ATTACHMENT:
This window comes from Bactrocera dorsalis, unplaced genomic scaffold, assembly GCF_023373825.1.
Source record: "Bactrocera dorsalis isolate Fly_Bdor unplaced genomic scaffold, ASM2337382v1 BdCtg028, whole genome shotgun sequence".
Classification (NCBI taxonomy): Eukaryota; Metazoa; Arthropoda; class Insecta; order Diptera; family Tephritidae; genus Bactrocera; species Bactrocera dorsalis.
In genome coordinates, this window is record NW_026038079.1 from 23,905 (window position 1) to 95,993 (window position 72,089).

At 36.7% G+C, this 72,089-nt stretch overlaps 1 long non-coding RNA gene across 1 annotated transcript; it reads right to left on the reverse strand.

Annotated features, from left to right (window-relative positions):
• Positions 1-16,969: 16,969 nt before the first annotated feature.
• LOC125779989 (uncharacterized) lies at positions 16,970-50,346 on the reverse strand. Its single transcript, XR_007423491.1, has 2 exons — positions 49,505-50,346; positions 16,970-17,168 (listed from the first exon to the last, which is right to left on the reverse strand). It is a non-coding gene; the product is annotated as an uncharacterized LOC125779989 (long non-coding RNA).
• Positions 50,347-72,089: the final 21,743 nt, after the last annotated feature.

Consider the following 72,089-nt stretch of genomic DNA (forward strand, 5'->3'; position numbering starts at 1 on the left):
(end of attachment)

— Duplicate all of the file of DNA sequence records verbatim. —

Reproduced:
This window comes from Bactrocera dorsalis, unplaced genomic scaffold, assembly GCF_023373825.1.
Source record: "Bactrocera dorsalis isolate Fly_Bdor unplaced genomic scaffold, ASM2337382v1 BdCtg028, whole genome shotgun sequence".
Classification (NCBI taxonomy): Eukaryota; Metazoa; Arthropoda; class Insecta; order Diptera; family Tephritidae; genus Bactrocera; species Bactrocera dorsalis.
In genome coordinates, this window is record NW_026038079.1 from 23,905 (window position 1) to 95,993 (window position 72,089).

At 36.7% G+C, this 72,089-nt stretch overlaps 1 long non-coding RNA gene across 1 annotated transcript; it reads right to left on the reverse strand.

Annotated features, from left to right (window-relative positions):
• Positions 1-16,969: 16,969 nt before the first annotated feature.
• LOC125779989 (uncharacterized) lies at positions 16,970-50,346 on the reverse strand. Its single transcript, XR_007423491.1, has 2 exons — positions 49,505-50,346; positions 16,970-17,168 (listed from the first exon to the last, which is right to left on the reverse strand). It is a non-coding gene; the product is annotated as an uncharacterized LOC125779989 (long non-coding RNA).
• Positions 50,347-72,089: the final 21,743 nt, after the last annotated feature.

Consider the following 72,089-nt stretch of genomic DNA (forward strand, 5'->3'; position numbering starts at 1 on the left):